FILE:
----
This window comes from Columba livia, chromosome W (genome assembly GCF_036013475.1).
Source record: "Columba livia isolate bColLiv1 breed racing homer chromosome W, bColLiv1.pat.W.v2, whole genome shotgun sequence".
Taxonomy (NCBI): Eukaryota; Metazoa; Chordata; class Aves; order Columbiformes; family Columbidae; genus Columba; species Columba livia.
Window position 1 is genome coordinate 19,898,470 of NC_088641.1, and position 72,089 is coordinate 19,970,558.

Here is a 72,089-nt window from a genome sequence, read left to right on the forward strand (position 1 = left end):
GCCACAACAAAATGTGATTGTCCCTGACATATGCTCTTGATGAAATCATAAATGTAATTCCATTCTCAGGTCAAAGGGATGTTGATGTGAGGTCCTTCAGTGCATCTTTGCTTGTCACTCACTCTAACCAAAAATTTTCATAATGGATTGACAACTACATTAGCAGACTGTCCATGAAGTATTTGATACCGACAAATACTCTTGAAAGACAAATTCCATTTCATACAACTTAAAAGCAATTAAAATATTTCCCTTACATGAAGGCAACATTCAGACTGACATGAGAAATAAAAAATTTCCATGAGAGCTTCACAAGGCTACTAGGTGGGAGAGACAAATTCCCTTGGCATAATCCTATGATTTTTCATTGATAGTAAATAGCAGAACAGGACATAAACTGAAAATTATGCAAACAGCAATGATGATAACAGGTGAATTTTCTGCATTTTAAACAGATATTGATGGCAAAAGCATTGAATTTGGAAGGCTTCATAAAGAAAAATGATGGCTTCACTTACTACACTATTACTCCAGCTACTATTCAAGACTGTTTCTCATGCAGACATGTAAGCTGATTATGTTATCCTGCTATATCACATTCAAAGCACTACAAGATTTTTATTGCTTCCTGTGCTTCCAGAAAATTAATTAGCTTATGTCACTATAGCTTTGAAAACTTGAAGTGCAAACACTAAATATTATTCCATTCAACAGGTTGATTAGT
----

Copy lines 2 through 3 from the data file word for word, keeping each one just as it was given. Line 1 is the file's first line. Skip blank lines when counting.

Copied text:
Source record: "Columba livia isolate bColLiv1 breed racing homer chromosome W, bColLiv1.pat.W.v2, whole genome shotgun sequence".
Taxonomy (NCBI): Eukaryota; Metazoa; Chordata; class Aves; order Columbiformes; family Columbidae; genus Columba; species Columba livia.